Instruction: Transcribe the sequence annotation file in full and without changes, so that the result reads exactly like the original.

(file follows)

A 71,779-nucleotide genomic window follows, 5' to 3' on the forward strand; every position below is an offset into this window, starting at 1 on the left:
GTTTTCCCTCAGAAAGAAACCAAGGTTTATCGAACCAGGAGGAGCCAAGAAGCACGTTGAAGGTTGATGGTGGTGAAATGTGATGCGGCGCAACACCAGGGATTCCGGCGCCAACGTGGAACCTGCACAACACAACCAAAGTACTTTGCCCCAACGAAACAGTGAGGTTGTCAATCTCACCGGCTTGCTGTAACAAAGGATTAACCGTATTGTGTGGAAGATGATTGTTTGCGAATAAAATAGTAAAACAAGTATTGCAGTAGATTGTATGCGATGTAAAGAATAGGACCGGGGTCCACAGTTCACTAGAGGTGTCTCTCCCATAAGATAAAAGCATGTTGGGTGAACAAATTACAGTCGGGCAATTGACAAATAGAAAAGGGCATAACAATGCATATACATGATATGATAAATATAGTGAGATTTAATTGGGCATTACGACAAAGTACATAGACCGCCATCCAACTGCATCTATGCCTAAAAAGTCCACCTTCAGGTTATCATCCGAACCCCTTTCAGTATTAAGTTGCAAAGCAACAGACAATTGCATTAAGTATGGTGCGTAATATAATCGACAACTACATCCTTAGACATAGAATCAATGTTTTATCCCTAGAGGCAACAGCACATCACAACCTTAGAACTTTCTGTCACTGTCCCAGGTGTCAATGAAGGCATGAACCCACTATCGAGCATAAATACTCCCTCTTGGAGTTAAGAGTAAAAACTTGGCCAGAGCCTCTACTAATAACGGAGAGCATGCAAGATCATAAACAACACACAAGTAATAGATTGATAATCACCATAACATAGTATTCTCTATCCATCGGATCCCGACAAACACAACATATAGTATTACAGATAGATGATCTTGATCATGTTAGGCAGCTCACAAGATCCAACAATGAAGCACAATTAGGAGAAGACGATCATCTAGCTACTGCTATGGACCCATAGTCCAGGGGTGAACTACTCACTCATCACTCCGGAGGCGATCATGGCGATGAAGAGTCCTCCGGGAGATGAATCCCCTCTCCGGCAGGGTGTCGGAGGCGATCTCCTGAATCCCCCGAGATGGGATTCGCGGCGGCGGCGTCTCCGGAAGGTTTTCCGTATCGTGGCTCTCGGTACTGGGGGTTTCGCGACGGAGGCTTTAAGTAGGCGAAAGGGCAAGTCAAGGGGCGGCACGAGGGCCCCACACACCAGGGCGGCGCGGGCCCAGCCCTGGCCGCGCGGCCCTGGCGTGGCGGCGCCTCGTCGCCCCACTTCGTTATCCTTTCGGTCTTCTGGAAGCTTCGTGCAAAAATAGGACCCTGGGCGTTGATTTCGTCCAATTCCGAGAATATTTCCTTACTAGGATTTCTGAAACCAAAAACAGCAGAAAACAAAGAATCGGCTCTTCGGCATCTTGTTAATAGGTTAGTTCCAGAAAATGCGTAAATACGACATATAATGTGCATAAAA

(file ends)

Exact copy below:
A 71,779-nucleotide genomic window follows, 5' to 3' on the forward strand; every position below is an offset into this window, starting at 1 on the left:
GTTTTCCCTCAGAAAGAAACCAAGGTTTATCGAACCAGGAGGAGCCAAGAAGCACGTTGAAGGTTGATGGTGGTGAAATGTGATGCGGCGCAACACCAGGGATTCCGGCGCCAACGTGGAACCTGCACAACACAACCAAAGTACTTTGCCCCAACGAAACAGTGAGGTTGTCAATCTCACCGGCTTGCTGTAACAAAGGATTAACCGTATTGTGTGGAAGATGATTGTTTGCGAATAAAATAGTAAAACAAGTATTGCAGTAGATTGTATGCGATGTAAAGAATAGGACCGGGGTCCACAGTTCACTAGAGGTGTCTCTCCCATAAGATAAAAGCATGTTGGGTGAACAAATTACAGTCGGGCAATTGACAAATAGAAAAGGGCATAACAATGCATATACATGATATGATAAATATAGTGAGATTTAATTGGGCATTACGACAAAGTACATAGACCGCCATCCAACTGCATCTATGCCTAAAAAGTCCACCTTCAGGTTATCATCCGAACCCCTTTCAGTATTAAGTTGCAAAGCAACAGACAATTGCATTAAGTATGGTGCGTAATATAATCGACAACTACATCCTTAGACATAGAATCAATGTTTTATCCCTAGAGGCAACAGCACATCACAACCTTAGAACTTTCTGTCACTGTCCCAGGTGTCAATGAAGGCATGAACCCACTATCGAGCATAAATACTCCCTCTTGGAGTTAAGAGTAAAAACTTGGCCAGAGCCTCTACTAATAACGGAGAGCATGCAAGATCATAAACAACACACAAGTAATAGATTGATAATCACCATAACATAGTATTCTCTATCCATCGGATCCCGACAAACACAACATATAGTATTACAGATAGATGATCTTGATCATGTTAGGCAGCTCACAAGATCCAACAATGAAGCACAATTAGGAGAAGACGATCATCTAGCTACTGCTATGGACCCATAGTCCAGGGGTGAACTACTCACTCATCACTCCGGAGGCGATCATGGCGATGAAGAGTCCTCCGGGAGATGAATCCCCTCTCCGGCAGGGTGTCGGAGGCGATCTCCTGAATCCCCCGAGATGGGATTCGCGGCGGCGGCGTCTCCGGAAGGTTTTCCGTATCGTGGCTCTCGGTACTGGGGGTTTCGCGACGGAGGCTTTAAGTAGGCGAAAGGGCAAGTCAAGGGGCGGCACGAGGGCCCCACACACCAGGGCGGCGCGGGCCCAGCCCTGGCCGCGCGGCCCTGGCGTGGCGGCGCCTCGTCGCCCCACTTCGTTATCCTTTCGGTCTTCTGGAAGCTTCGTGCAAAAATAGGACCCTGGGCGTTGATTTCGTCCAATTCCGAGAATATTTCCTTACTAGGATTTCTGAAACCAAAAACAGCAGAAAACAAAGAATCGGCTCTTCGGCATCTTGTTAATAGGTTAGTTCCAGAAAATGCGTAAATACGACATATAATGTGCATAAAA